Intersection of Juvenile Dependency Court and family court
After a juvenile court ends jurisdiction over a minor, the county will move to family court to establish the issue of custody. Depending on the county the agency will draft exit orders or a final judgement. These orders are the custody orders based on the outcome of the dependency case. They will reflect who has legal and physical custody. Since juvenile court deals with minors at risk of abuse or neglect, their orders supersede any pending family court orders. Sometimes dependency court orders do not ever reach the family court and this can cause confusion later on.
First and foremost: "Second, some family court judges have not understood the authority of juvenile court custody orders. For a number of years, some family court and appellate judges held that they were pendent lite orders and not equivalent to permanent custody orders.33 However, juvenile court custody orders are not similar to pendente lite orders under family law. Instead, they are equivalent to a permanent custody order."
It is important for parents to understand that any orders written by juvenile court supersedes family court orders. Because the minor is at risk, family court must obey dependency custody ordres because they are drafted with the minor's protection in mind. Take for example if the court orders that the father have supervised visit at a designated facility, the family court must obey this. The parents' counsel may not change those orders without good reason.
In some cases, family court does not receive the dependency orders. "Some family court judges have not been aware that a juvenile court custody order exists. This problem arises depending on the transfer process and depending on whether the juvenile court custody order is available to the family court judge. On occasion, the juvenile court custody order never reaches the family court file."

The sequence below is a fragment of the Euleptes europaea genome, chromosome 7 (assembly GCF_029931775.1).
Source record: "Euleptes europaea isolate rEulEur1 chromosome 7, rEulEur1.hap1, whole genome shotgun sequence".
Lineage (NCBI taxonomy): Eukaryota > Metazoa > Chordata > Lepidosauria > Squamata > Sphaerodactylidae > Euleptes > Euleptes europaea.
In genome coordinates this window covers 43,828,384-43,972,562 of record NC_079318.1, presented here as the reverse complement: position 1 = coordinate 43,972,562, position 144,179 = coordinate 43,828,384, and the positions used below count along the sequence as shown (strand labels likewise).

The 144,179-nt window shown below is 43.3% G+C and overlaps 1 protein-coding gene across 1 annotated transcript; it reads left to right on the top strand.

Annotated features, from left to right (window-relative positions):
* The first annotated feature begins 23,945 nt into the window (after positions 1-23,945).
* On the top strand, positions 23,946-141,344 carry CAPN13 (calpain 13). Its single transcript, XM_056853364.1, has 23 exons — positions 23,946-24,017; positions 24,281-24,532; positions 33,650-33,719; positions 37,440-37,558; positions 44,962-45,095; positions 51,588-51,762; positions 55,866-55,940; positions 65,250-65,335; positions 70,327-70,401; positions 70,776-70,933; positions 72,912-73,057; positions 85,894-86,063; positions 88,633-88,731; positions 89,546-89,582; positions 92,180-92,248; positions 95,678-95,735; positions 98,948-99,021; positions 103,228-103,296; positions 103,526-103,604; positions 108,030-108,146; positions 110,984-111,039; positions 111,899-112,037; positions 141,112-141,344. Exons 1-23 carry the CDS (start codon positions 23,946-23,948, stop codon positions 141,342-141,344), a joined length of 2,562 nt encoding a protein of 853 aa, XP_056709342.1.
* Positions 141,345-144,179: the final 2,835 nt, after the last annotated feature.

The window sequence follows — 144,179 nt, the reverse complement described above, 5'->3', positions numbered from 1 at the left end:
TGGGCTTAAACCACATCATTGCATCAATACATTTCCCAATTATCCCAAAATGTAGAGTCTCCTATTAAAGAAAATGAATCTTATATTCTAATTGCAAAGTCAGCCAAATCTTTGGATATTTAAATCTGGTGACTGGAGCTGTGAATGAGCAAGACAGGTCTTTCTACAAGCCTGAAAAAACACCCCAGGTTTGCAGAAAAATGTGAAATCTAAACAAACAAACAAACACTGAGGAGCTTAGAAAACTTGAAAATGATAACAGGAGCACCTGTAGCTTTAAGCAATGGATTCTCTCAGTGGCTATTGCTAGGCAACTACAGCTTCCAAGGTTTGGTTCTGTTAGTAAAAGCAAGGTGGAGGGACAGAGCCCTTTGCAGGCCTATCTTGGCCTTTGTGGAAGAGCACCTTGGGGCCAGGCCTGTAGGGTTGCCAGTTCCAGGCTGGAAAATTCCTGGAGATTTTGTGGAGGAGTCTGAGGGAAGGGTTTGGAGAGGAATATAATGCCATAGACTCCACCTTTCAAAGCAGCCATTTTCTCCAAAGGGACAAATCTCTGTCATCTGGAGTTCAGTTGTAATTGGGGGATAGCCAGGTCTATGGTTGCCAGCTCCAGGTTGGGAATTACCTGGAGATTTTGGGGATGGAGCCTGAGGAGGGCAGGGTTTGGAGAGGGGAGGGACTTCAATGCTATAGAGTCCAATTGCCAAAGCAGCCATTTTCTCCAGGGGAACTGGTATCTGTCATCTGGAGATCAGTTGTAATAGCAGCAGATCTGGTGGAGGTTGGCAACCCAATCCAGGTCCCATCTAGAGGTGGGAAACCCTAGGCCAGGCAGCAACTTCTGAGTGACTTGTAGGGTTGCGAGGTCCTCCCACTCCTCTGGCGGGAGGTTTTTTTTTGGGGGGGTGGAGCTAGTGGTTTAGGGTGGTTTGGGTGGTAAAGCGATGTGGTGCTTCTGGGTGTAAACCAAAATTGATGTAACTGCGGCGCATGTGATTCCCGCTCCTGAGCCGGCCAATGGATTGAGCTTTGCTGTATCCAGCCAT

"The practice is for any modification requests in family court within one year of dismissal of the juvenile dependency case to be heard by the juvenile dependency judge who created the order"
Another issue is as time passes, the parents may wish to petition for a change in orders. Usually it requires a show of significant change in circumstances to change a juvenile order. In some counties the parents must return to the dependency judge who issued the orders and present their case. Even if the juvenile dependency court terminates jurisdiction, the standing orders shall be a final judgement.
"Any custody or visitation order issued by the juvenile court at the time the juvenile court terminates its jurisdiction pursuant to Section 362.4 regarding a child who has been previously adjudged to be a dependent child of the juvenile court shall be a final judgment and shall remain in effect after that jurisdiction is terminated. The order shall not be modified in a proceeding or action described in Section 3021 of the Family Code"
Important information that I am passing along to anyone in the dependency process.
Juvenile Dependency and